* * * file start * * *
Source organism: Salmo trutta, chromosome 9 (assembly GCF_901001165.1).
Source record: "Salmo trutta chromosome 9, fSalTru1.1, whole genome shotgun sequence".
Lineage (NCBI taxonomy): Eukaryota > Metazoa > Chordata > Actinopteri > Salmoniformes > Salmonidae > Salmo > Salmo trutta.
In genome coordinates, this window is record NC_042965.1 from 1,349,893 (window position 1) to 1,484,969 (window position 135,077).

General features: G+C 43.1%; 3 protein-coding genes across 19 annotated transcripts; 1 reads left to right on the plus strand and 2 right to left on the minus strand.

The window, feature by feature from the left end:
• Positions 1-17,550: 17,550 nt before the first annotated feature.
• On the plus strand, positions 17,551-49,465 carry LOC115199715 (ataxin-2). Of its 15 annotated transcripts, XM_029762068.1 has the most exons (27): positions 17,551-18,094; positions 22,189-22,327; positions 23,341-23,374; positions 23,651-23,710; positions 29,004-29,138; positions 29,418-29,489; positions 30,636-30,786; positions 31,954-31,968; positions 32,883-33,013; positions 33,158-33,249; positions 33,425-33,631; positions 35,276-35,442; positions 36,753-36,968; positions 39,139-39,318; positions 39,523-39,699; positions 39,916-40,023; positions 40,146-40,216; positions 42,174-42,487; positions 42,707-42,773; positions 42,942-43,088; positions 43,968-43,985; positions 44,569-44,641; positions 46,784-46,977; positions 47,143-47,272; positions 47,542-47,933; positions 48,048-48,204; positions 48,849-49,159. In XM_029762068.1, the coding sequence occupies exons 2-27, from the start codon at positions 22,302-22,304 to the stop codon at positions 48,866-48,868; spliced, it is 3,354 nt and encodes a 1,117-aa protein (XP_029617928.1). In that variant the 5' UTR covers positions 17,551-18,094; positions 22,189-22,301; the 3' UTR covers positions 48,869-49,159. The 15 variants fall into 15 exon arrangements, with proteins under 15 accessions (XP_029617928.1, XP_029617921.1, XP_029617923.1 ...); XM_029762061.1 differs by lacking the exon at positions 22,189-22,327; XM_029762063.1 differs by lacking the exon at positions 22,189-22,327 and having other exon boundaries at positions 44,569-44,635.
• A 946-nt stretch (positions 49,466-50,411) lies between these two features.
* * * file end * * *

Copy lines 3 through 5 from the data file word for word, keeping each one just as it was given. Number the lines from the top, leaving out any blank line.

Lineage (NCBI taxonomy): Eukaryota > Metazoa > Chordata > Actinopteri > Salmoniformes > Salmonidae > Salmo > Salmo trutta.
In genome coordinates, this window is record NC_042965.1 from 1,349,893 (window position 1) to 1,484,969 (window position 135,077).

General features: G+C 43.1%; 3 protein-coding genes across 19 annotated transcripts; 1 reads left to right on the plus strand and 2 right to left on the minus strand.